< back to Sermon archive

Sermon for Sunday 23 March 2014

First Reading                               Exodus 17:1–7

1 From the wilderness of Sin the whole congregation of the Israelites journeyed by stages, as the LORD commanded. They camped at Rephidim, but there was no water for the people to drink.  2 The people quarreled with Moses, and said, “Give us water to drink.”  Moses said to them, “Why do you quarrel with me?  Why do you test the LORD?”  3 But the people thirsted there for water; and the people complained against Moses and said, “Why did you bring us out of Egypt, to kill us and our children and livestock with thirst?”  4 So Moses cried out to the LORD, “What shall I do with this people?  They are almost ready to stone me.”  5 The LORD said to Moses, “Go on ahead of the people, and take some of the elders of Israel with you; take in your hand the staff with which you struck the Nile, and go.  6 I will be standing there in front of you on the rock at Horeb.  Strike the rock, and water will come out of it, so that the people may drink.”  Moses did so, in the sight of the elders of Israel.  7 He called the place Massah and Meribah, because the Israelites quarreled and tested the LORD, saying, “Is the LORD among us or not?”           


Psalm                                                      Psalm 95

1Come, let us sing to the LORD; let us shout for joy to the rock of our salvation.  2Let us come before God’s presence with thanksgiving and raise a loud shout to the LORD with psalms.  3For you, LORD, are a great God, and a great ruler above all gods.  4In your hand are the caverns of the earth; the heights of the hills are also yours.  5The sea is yours, for you made it, and your hands have molded the dry land.  6Come, let us worship and bow down, let us kneel before the LORD our maker.  7For the LORD is our God, and we are the people of God’s pasture and the sheep of God’s hand.  Oh, that today you would hear God’s voice!  8“Harden not your hearts, as at Meribah, as on that day at Massah in the desert.  9There your ancestors tested me, they put me to the test, though they had seen my works.  10Forty years I loathed that generation, saying, ‘The heart of this people goes astray; they do not know my ways.’  11Indeed I swore in my anger, ‘They shall never come to my rest.'”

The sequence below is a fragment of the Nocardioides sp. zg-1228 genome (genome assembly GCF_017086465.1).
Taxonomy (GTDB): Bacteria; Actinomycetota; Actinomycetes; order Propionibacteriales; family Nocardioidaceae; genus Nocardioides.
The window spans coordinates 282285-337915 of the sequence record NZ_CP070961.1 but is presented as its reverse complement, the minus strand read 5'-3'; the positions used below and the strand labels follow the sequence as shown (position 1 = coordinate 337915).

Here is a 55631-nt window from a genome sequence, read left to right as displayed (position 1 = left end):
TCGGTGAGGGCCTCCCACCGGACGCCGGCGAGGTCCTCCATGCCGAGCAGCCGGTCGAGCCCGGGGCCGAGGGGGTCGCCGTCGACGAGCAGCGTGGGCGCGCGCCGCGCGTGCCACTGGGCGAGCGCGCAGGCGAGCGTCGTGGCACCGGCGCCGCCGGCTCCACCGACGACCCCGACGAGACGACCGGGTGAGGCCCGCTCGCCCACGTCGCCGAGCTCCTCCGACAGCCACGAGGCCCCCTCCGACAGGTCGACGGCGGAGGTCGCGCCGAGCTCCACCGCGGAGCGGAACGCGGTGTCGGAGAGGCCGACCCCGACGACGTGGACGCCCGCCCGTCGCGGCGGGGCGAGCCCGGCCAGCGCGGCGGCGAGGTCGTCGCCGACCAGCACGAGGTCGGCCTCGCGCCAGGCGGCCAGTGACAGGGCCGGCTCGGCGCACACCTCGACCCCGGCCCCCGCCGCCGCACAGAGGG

Second Reading                         Romans 5:1–11

 1 Therefore, since we are justified by faith, we have peace with God through our Lord Jesus Christ, 2 through whom we have obtained access to this grace in which we stand; and we boast in our hope of sharing the glory of God.  3 And not only that, but we also boast in our sufferings, knowing that suffering produces endurance, 4 and endurance produces character, and character produces hope, 5 and hope does not disappoint us, because God’s love has been poured into our hearts through the Holy Spirit that has been given to us.  6 For while we were still weak, at the right time Christ died for the ungodly.  7 Indeed, rarely will anyone die for a righteous person — though perhaps for a good person someone might actually dare to die.  8 But God proves his love for us in that while we still were sinners Christ died for us.  9 Much more surely then, now that we have been justified by his blood, will we be saved through him from the wrath of God.  10 For if while we were enemies, we were reconciled to God through the death of his Son, much more surely, having been reconciled, will we be saved by his life.  11 But more than that, we even boast in God through our Lord Jesus Christ, through whom we have now received reconciliation.


Gospel                                                    John 4:5–42